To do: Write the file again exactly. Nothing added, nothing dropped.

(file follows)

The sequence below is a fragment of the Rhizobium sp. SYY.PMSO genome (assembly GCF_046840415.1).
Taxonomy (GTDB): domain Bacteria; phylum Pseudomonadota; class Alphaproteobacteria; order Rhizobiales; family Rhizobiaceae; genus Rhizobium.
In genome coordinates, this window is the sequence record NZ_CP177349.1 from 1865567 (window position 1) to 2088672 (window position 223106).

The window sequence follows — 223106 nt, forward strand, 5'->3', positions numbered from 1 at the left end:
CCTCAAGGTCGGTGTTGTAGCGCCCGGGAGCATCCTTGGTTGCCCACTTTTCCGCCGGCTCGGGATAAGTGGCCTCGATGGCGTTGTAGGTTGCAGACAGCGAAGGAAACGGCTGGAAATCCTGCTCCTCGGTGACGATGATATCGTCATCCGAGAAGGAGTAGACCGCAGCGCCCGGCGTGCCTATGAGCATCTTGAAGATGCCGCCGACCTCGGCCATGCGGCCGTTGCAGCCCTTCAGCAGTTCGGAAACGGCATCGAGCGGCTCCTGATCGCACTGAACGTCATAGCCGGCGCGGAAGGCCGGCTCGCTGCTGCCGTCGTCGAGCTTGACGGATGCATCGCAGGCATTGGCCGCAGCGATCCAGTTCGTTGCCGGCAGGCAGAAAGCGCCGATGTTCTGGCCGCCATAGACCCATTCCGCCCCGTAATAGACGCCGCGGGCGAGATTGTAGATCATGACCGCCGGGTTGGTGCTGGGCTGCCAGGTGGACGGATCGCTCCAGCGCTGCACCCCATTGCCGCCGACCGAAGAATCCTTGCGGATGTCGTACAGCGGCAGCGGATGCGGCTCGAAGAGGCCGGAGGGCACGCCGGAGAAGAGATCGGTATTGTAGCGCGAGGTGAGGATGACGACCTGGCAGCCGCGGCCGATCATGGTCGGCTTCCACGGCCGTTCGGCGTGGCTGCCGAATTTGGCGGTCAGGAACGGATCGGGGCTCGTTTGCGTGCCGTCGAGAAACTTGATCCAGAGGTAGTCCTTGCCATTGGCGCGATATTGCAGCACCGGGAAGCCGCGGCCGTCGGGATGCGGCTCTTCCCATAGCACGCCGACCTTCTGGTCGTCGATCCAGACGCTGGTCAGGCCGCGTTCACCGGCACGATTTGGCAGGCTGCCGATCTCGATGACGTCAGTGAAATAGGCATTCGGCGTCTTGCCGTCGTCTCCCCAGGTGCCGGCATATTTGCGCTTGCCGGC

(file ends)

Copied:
The sequence below is a fragment of the Rhizobium sp. SYY.PMSO genome (assembly GCF_046840415.1).
Taxonomy (GTDB): domain Bacteria; phylum Pseudomonadota; class Alphaproteobacteria; order Rhizobiales; family Rhizobiaceae; genus Rhizobium.
In genome coordinates, this window is the sequence record NZ_CP177349.1 from 1865567 (window position 1) to 2088672 (window position 223106).

The window sequence follows — 223106 nt, forward strand, 5'->3', positions numbered from 1 at the left end:
CCTCAAGGTCGGTGTTGTAGCGCCCGGGAGCATCCTTGGTTGCCCACTTTTCCGCCGGCTCGGGATAAGTGGCCTCGATGGCGTTGTAGGTTGCAGACAGCGAAGGAAACGGCTGGAAATCCTGCTCCTCGGTGACGATGATATCGTCATCCGAGAAGGAGTAGACCGCAGCGCCCGGCGTGCCTATGAGCATCTTGAAGATGCCGCCGACCTCGGCCATGCGGCCGTTGCAGCCCTTCAGCAGTTCGGAAACGGCATCGAGCGGCTCCTGATCGCACTGAACGTCATAGCCGGCGCGGAAGGCCGGCTCGCTGCTGCCGTCGTCGAGCTTGACGGATGCATCGCAGGCATTGGCCGCAGCGATCCAGTTCGTTGCCGGCAGGCAGAAAGCGCCGATGTTCTGGCCGCCATAGACCCATTCCGCCCCGTAATAGACGCCGCGGGCGAGATTGTAGATCATGACCGCCGGGTTGGTGCTGGGCTGCCAGGTGGACGGATCGCTCCAGCGCTGCACCCCATTGCCGCCGACCGAAGAATCCTTGCGGATGTCGTACAGCGGCAGCGGATGCGGCTCGAAGAGGCCGGAGGGCACGCCGGAGAAGAGATCGGTATTGTAGCGCGAGGTGAGGATGACGACCTGGCAGCCGCGGCCGATCATGGTCGGCTTCCACGGCCGTTCGGCGTGGCTGCCGAATTTGGCGGTCAGGAACGGATCGGGGCTCGTTTGCGTGCCGTCGAGAAACTTGATCCAGAGGTAGTCCTTGCCATTGGCGCGATATTGCAGCACCGGGAAGCCGCGGCCGTCGGGATGCGGCTCTTCCCATAGCACGCCGACCTTCTGGTCGTCGATCCAGACGCTGGTCAGGCCGCGTTCACCGGCACGATTTGGCAGGCTGCCGATCTCGATGACGTCAGTGAAATAGGCATTCGGCGTCTTGCCGTCGTCTCCCCAGGTGCCGGCATATTTGCGCTTGCCGGC